This week marks the beginning of a federal trial resulting from the 2008 Kingston coal ash disaster. That environmental catastrophe resulted in 5.4 million cubic yards of toxic coal ash being dumped in Roane County, Tennessee, making it the biggest environmental disaster of its kind in history. Now, nearing the third anniversary of the disaster, lawyers representing 230 victims of the spill are gathering in a Knoxville courtroom to argue whether the Tennessee Valley Authority could have prevented the impoundment collapse that caused the spill.
Through their lawyers, the victims argue that among other things, TVA failed to properly monitor, maintain and repair the Kingston coal ash impoundment, which led to the spill and therefore damaged the victims. Testimony offered yesterday lends support to that claim. TVA engineer Chris Buttram was called as the first witness and admitted that just four months after joining TVA he was assigned to be the lead inspector for a review of the Kingston impoundment. The inspection that he led was merely a visual inspection, which did not include testing stability or construction of the dike. Moreover, Buttram said that he had never seen coal ash prior to his inspection and that TVA did not provide him with any written standards to guide his inspection.
Buttram’s inspection took place in October 2008, but he did not complete a final report until February 2009, two months after the December 22 disaster occurred. In the interim between the inspection and the final report, TVA’s public relations staff reviewed the document and asked Buttram to edit his recommendations. Buttram initially found several areas of erosion that may have been weakening the dike so Buttram recommended immediate repair. TVA’s public relations department asked him to remove the word “immediately” because, according to Buttram’s testimony, they knew that after the spill the report would have a larger audience than a normal, mundane, technical document.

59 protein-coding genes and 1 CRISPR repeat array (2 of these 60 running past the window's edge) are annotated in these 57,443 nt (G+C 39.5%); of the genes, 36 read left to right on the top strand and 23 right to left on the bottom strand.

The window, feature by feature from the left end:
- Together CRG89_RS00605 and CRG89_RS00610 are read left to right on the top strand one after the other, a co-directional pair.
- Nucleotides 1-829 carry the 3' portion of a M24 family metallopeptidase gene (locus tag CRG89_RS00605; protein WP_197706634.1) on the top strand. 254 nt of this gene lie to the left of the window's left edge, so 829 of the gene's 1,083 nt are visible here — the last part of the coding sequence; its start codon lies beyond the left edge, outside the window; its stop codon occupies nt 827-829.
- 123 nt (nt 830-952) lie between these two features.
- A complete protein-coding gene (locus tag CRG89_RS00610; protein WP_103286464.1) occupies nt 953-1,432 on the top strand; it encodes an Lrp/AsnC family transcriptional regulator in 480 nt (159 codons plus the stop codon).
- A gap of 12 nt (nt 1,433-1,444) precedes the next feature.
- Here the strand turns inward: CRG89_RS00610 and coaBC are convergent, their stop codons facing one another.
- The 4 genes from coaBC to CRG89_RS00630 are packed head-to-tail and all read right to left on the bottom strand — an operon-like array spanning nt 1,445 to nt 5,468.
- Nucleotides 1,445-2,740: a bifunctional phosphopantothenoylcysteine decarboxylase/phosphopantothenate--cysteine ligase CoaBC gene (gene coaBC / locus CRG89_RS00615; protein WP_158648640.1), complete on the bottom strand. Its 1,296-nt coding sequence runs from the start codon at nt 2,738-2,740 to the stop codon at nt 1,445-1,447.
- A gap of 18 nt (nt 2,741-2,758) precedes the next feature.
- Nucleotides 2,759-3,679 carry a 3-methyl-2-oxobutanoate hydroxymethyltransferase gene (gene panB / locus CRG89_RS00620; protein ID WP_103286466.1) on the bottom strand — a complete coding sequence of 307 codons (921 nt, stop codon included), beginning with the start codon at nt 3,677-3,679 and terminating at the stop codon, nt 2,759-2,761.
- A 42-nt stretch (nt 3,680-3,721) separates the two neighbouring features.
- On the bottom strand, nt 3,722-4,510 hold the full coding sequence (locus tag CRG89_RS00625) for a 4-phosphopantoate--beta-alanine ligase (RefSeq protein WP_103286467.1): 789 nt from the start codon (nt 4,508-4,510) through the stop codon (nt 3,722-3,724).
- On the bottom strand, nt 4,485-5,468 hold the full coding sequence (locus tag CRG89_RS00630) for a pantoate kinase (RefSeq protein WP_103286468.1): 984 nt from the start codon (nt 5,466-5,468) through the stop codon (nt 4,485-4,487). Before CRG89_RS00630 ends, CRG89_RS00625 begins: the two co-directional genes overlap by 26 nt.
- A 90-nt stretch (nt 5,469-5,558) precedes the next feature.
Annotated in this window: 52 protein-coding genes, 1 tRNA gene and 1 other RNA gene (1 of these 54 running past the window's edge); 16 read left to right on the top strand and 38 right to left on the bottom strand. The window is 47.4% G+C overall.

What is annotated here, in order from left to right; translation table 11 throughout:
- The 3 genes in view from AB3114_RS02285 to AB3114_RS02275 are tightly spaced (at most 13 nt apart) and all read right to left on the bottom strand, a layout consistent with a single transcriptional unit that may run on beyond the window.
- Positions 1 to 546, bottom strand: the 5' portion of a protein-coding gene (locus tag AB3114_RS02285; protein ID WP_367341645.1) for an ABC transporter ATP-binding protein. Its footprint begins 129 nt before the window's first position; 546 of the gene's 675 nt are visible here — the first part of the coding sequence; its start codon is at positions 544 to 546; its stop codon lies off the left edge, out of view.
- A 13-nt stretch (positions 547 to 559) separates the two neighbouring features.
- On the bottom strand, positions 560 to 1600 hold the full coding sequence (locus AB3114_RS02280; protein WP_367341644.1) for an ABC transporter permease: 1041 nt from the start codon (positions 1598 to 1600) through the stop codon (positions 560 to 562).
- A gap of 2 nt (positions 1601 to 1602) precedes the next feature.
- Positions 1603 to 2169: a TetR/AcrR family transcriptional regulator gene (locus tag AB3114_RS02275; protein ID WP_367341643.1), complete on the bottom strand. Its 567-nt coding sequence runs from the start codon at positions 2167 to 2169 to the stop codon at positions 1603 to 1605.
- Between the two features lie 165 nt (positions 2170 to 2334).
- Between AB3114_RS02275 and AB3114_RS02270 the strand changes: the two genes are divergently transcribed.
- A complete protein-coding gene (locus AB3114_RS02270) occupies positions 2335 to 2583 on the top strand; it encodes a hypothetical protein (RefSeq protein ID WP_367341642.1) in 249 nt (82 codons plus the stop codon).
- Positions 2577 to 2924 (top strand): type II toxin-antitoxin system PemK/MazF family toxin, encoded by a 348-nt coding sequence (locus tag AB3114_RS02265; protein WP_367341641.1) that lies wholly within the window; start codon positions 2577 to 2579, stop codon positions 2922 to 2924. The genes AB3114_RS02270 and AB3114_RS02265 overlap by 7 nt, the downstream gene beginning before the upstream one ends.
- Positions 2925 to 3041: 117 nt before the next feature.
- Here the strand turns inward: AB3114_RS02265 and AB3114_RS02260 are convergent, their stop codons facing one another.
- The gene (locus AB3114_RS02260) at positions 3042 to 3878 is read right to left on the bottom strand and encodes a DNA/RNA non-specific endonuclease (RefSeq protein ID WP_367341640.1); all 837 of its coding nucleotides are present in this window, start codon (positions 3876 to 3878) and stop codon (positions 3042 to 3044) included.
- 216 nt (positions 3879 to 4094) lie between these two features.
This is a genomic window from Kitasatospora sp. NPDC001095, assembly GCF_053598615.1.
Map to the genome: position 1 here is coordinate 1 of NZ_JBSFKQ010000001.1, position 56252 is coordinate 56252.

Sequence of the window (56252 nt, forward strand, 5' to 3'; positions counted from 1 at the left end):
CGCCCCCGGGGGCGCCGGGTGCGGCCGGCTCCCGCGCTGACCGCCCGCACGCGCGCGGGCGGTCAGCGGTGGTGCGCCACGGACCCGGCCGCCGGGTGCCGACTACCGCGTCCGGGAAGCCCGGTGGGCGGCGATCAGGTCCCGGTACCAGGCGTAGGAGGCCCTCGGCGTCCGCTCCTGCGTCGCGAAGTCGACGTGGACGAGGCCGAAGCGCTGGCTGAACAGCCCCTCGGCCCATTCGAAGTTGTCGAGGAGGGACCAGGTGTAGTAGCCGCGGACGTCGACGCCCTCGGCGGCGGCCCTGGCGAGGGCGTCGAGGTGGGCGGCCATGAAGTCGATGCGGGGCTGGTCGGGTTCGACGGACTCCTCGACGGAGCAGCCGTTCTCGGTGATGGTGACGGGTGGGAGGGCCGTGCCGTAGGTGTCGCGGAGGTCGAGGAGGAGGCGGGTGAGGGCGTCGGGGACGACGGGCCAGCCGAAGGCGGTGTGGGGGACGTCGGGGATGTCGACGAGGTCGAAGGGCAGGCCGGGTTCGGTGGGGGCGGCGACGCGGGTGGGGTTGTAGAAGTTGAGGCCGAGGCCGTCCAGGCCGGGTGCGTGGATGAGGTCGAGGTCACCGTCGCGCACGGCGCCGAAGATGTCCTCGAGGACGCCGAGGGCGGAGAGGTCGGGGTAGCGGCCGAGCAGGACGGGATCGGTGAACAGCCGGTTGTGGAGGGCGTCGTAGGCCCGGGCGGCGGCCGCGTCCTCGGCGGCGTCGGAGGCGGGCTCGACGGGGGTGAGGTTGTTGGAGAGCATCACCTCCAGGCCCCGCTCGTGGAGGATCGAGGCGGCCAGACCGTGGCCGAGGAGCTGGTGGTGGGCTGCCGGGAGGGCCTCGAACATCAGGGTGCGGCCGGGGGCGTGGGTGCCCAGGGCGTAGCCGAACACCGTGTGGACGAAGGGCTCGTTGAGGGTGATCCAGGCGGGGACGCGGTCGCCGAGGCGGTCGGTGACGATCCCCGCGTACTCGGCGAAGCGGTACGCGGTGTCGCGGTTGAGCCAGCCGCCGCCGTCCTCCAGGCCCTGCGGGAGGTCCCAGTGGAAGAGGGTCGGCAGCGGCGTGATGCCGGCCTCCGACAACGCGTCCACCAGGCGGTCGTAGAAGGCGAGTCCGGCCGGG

A second TVA engineer, Matthew D. Williams, testified today. Williams was in charge of monitoring groundwater contamination beneath the Kingston ash pond. In his testimony Williams said that he had difficulty monitoring data because heavy equipment continually destroyed the devices that he relied on for measurements. He further testified that TVA did not respond to his concerns about the careless equipment operation.
Both sets of testimony are damaging to TVA’s claims that it is not at fault for the disaster, but TVA will have an opportunity to present its own witnesses as the trial progresses.
In the wake of the 2008 disaster the Environmental Protection Agency promised to issue first-ever federal safeguards for coal ash storage. Almost three years later EPA is still delaying coal ash protections. Also following the disaster, TVA promised to convert all of its coal ash storage from wet impoundments to much safer dry landfills. TVA claimed it would do this in 8-10 years, but the latest estimates show that TVA is delaying final conversion as late as 2022.
Our justice system is designed to offer compensation to those who have been harmed by the negligence of others so hopefully the result of this trial will be fair compensation to those who have been injured by TVA’s poor management of coal ash. But compensating the injured will not protect against future disasters. To protect the public from yet another collapse or the slower and subtler damage that coal ash causes as it leaches toxins into ground water, both EPA and TVA must act on their responsibilities just as the justice system will act on its responsibility.
Tags: ash conversion, CCR, coal ash, coal combustion byproducts, coal combustion residuals, coal combustion waste, Environmental Protection Agency, EPA, Kingston, tennessee valley authority, TVA, water pollution
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